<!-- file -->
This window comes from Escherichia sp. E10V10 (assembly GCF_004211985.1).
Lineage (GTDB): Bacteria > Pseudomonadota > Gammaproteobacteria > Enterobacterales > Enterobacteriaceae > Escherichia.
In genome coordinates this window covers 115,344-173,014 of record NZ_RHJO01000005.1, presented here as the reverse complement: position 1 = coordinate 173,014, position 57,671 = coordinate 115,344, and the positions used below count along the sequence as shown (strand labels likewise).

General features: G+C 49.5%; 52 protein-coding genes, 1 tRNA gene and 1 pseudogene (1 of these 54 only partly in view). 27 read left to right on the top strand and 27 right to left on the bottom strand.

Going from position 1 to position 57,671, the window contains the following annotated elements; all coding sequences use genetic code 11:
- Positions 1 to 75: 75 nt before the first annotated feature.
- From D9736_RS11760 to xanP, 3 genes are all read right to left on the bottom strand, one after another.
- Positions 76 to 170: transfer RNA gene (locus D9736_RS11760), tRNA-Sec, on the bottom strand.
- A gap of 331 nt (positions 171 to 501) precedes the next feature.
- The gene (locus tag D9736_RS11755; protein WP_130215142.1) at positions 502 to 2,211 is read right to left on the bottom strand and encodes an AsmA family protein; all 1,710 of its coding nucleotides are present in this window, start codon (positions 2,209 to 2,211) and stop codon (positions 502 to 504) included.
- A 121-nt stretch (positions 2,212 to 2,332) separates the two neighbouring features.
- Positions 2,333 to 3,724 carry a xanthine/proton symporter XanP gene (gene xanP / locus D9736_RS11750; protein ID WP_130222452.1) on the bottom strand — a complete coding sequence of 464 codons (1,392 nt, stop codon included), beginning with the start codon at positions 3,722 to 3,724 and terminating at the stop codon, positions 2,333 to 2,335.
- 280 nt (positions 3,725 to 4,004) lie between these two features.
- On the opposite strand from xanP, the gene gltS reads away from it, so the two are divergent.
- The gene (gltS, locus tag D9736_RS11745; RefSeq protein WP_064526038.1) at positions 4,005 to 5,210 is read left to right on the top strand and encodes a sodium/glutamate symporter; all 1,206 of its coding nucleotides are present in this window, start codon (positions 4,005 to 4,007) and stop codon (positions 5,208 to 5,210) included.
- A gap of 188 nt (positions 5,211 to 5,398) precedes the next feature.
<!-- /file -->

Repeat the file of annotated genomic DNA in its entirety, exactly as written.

This window comes from Escherichia sp. E10V10 (assembly GCF_004211985.1).
Lineage (GTDB): Bacteria > Pseudomonadota > Gammaproteobacteria > Enterobacterales > Enterobacteriaceae > Escherichia.
In genome coordinates this window covers 115,344-173,014 of record NZ_RHJO01000005.1, presented here as the reverse complement: position 1 = coordinate 173,014, position 57,671 = coordinate 115,344, and the positions used below count along the sequence as shown (strand labels likewise).

General features: G+C 49.5%; 52 protein-coding genes, 1 tRNA gene and 1 pseudogene (1 of these 54 only partly in view). 27 read left to right on the top strand and 27 right to left on the bottom strand.

Going from position 1 to position 57,671, the window contains the following annotated elements; all coding sequences use genetic code 11:
- Positions 1 to 75: 75 nt before the first annotated feature.
- From D9736_RS11760 to xanP, 3 genes are all read right to left on the bottom strand, one after another.
- Positions 76 to 170: transfer RNA gene (locus D9736_RS11760), tRNA-Sec, on the bottom strand.
- A gap of 331 nt (positions 171 to 501) precedes the next feature.
- The gene (locus tag D9736_RS11755; protein WP_130215142.1) at positions 502 to 2,211 is read right to left on the bottom strand and encodes an AsmA family protein; all 1,710 of its coding nucleotides are present in this window, start codon (positions 2,209 to 2,211) and stop codon (positions 502 to 504) included.
- A 121-nt stretch (positions 2,212 to 2,332) separates the two neighbouring features.
- Positions 2,333 to 3,724 carry a xanthine/proton symporter XanP gene (gene xanP / locus D9736_RS11750; protein ID WP_130222452.1) on the bottom strand — a complete coding sequence of 464 codons (1,392 nt, stop codon included), beginning with the start codon at positions 3,722 to 3,724 and terminating at the stop codon, positions 2,333 to 2,335.
- 280 nt (positions 3,725 to 4,004) lie between these two features.
- On the opposite strand from xanP, the gene gltS reads away from it, so the two are divergent.
- The gene (gltS, locus tag D9736_RS11745; RefSeq protein WP_064526038.1) at positions 4,005 to 5,210 is read left to right on the top strand and encodes a sodium/glutamate symporter; all 1,206 of its coding nucleotides are present in this window, start codon (positions 4,005 to 4,007) and stop codon (positions 5,208 to 5,210) included.
- A gap of 188 nt (positions 5,211 to 5,398) precedes the next feature.